What Happened To Delta Air Lines’ Boeing 787 Order?

At one point, Delta Air Lines had an order for 18 Boeing 787s, but the airline never ordered the type itself. Rather, Delta inherited this order from its merger with Northwest Airlines. However, after a review of the airline’s fleet plans, Delta decided to ax the 787 order back in 2016.

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Delta once had an order for 18 Boeing 787-8s. Photo: Boeing

Why Northwest Airlines ordered the 787

In 2005, Northwest Airlines placed an order for 18 Boeing 787 Dreamliners worth about $2.2 billion. At the time, it was announced that Northwest would become the first North American airline operating the 787– a big distinction for the carrier.

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According to a Boeing release archived at defense-aerospace.com, the 787s would replace the Boeing 747-200s and McDonnell Douglas DC-10-30s on international long-haul routes. At the time, it was expected the 787s would be about 50% more fuel-efficient than those aging planes. The first of the 787-8s were expected at Northwest in 2008.

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Northwest Airlines (NWA) was expected to be the first North American operator of the 787. Photo: Boeing

Delta inherits the order

At the time of the merger, the only other Boeing widebody in Northwest’s fleet was the 747-400. Narrowbody-wise, Northwest flew some Boeing 757s and legacy McDonnell Douglas DC-9s. Other than that, the rest of Northwest’s planes were Airbus, including A320 family jets and A330s.

This did not mesh well with Delta’s fleet, which included McDonnell Douglas MD-80 and MD-90s, Boeing 767s, 777s, and 737s. The only common type was the Boeing 757-200.

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Delta inherited the A330s from Northwest Airlines. Photo: Getty Images

Along with the merger with Northwest, Delta inherited outstanding aircraft orders. This included a few Airbus A319s and A320s, and the Boeing 787s. However, by 2009, after the merger, the Boeing 787 program had been delayed, and there was a grand total of zero 787s in Northwest’s fleet.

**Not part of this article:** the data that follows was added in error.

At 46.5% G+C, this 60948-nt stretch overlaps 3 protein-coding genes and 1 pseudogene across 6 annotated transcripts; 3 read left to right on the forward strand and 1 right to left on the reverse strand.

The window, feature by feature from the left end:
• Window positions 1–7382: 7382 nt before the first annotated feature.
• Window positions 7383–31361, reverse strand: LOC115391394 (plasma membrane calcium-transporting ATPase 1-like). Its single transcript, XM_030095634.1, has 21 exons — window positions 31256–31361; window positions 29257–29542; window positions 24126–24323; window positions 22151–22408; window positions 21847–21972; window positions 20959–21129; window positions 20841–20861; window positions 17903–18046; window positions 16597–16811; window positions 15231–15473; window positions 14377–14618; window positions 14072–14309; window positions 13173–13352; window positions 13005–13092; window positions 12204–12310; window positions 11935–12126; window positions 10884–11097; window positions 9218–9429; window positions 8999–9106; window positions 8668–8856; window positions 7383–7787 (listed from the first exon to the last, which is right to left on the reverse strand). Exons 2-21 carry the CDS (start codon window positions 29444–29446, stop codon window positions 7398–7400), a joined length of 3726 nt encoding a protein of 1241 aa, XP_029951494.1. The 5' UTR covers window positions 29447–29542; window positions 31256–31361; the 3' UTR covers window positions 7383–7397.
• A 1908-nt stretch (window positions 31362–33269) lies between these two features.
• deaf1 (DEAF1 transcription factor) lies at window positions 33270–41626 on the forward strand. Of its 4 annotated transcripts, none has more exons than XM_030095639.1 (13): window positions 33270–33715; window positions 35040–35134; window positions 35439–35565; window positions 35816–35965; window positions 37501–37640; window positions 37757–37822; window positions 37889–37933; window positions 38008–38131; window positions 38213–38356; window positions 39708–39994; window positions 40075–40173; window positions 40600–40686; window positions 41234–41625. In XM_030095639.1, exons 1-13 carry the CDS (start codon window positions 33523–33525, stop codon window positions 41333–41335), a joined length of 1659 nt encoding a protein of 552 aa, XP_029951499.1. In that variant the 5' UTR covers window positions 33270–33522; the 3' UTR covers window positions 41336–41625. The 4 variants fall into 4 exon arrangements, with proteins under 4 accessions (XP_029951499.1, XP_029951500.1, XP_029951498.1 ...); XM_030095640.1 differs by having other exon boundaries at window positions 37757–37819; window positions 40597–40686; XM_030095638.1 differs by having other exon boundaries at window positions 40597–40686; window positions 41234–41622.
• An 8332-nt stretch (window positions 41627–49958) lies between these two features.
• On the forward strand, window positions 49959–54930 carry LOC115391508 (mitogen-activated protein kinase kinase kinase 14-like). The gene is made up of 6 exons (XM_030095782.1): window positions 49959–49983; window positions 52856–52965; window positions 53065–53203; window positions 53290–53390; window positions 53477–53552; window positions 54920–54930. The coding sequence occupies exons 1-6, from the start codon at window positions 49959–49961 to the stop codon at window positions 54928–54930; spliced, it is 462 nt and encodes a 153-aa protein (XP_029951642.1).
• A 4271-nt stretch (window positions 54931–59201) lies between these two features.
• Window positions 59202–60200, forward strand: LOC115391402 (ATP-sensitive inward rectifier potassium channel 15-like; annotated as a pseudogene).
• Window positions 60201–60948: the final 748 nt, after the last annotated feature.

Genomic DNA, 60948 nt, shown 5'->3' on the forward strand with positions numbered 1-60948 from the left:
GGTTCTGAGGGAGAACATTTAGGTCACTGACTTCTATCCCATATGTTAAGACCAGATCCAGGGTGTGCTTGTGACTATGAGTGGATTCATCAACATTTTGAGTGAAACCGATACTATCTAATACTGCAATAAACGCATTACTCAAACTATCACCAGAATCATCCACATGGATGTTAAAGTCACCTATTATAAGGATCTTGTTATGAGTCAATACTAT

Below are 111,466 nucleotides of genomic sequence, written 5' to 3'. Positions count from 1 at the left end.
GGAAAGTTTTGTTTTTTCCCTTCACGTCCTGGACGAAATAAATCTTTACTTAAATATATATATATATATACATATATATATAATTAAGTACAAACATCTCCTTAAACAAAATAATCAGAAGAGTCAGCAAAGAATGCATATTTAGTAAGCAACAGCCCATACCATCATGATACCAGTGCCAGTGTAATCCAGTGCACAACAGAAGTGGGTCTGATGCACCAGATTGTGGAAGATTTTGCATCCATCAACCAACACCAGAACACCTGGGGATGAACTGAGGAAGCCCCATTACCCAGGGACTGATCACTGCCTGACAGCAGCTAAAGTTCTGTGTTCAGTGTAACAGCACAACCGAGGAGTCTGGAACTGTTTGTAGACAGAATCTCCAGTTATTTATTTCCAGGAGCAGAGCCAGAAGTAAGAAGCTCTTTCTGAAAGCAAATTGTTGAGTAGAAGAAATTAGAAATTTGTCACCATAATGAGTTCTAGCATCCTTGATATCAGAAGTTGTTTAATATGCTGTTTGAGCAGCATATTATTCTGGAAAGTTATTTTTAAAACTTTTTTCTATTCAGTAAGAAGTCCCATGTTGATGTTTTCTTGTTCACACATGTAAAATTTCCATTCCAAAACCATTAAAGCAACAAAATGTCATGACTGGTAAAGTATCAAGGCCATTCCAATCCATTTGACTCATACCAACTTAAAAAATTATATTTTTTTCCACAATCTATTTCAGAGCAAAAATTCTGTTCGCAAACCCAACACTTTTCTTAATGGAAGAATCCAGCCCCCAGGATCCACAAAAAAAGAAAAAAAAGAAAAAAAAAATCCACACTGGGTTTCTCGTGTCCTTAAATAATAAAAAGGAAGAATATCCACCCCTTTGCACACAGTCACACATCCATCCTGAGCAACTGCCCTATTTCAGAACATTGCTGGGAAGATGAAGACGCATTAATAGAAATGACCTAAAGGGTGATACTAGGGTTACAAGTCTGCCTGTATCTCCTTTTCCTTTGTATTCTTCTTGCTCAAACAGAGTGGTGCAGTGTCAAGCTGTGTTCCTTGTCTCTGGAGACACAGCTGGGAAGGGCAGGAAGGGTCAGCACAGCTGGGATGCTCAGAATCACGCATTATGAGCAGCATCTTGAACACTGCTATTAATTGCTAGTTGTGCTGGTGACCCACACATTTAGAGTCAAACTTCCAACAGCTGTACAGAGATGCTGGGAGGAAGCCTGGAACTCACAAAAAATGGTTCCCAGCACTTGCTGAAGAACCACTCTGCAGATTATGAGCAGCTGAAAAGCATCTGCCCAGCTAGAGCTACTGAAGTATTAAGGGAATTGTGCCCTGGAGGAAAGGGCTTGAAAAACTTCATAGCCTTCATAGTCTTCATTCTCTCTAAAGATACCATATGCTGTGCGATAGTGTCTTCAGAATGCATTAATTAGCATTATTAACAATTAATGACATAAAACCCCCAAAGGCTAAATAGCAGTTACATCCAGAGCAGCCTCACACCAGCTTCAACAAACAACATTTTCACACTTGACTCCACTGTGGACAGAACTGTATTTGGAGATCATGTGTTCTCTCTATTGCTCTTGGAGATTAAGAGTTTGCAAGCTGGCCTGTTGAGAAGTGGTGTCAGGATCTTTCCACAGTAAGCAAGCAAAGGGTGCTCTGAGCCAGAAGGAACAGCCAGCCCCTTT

Delta kept the 787s on order, awaiting any information from Boeing on when the first 787s would arrive. In 2010, however, Boeing and Delta reached an agreement to defer the 787-8s delivery to 2020.

Delta examines its fleet, orders Airbus planes

In 2013, Delta Air Lines placed an order for 10 Airbus A330-300s. These A330-300s would complement the 21 A330-300s inherited from Northwest. However, the new A330s were the enhanced 242-metric ton variant.

Then, in 2014, Delta moved even further towards the Airbus portfolio of widebody aircraft. The carrier ordered 50 new widebody jets, split evenly between A350-900s and A330-900neos. At this point, it was all but guaranteed that the 787 deal was dead.

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When Delta ordered the A350s, it was a pretty done deal that the 787s were unnecessary and would be canceled– eventually. Photo: Getty Images

Delta did not need additional complexity. The A350s would go to replace the Boeing 747-400s on international long-haul routes while the A330neos would be a natural complement to the existing A330ceos and replace some 767s.

Adding another type, the 787s, would have increased the airline’s fleet complexity. Already, with the Airbus orders Delta would have Airbus A330s, Airbus A350s, Boeing 767s, and Boeing 777s in its fleet. For a brief period of time, Delta also flew both the A350 and the 747s.

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Delta inherited the 747-400s from Northwest and had retired the type by 2017. Photo: Getty Images

Plus, the order was only for 18 firm 787s– a small number. With deferral out to 2020, the aircraft did not fit any particular need for Delta Air Lines. So, finally, in 2016, Delta canceled the 787 order. At the time, in a press release, Greg May, Senior Vice President – Supply Chain Management and Fleet stated the following:

“Delta is one of the world’s largest operators of Boeing aircraft and our valued partnership with Boeing will remain strong as we safely and comfortably serve our customers across the world every day. This business decision is consistent with Delta’s fleet strategy to prudently address our widebody aircraft needs.”

What if the 787s had been delivered on time?

If the 787s had entered Northwest’s fleet in 2008, there is a high likelihood that Delta would have been a Boeing 787 operator today. It would make zero sense for Delta to retire the 787s if they were only a year or two old by the time of the merger. Plus, Northwest held options for more 787s, and it would not have been too difficult to work with Boeing to take on larger 787-9s to replace the 747-400s.

If Delta had taken the 787s, it could have led to a very different looking airline today. Photo: Airbus

However, that did not happen. The 787s delays gave Delta an opening to consider its future fleet plans. And, for the airline, the A330neos fit the bill perfectly. Plus, in a sense, Delta got lucky by canceling the 787 order. The first one was slated to arrive just this year, which would have been a nightmare scenario amid the current crisis.

Do you think Delta made the right call by canceling its Boeing 787 order? Let us know in the comments!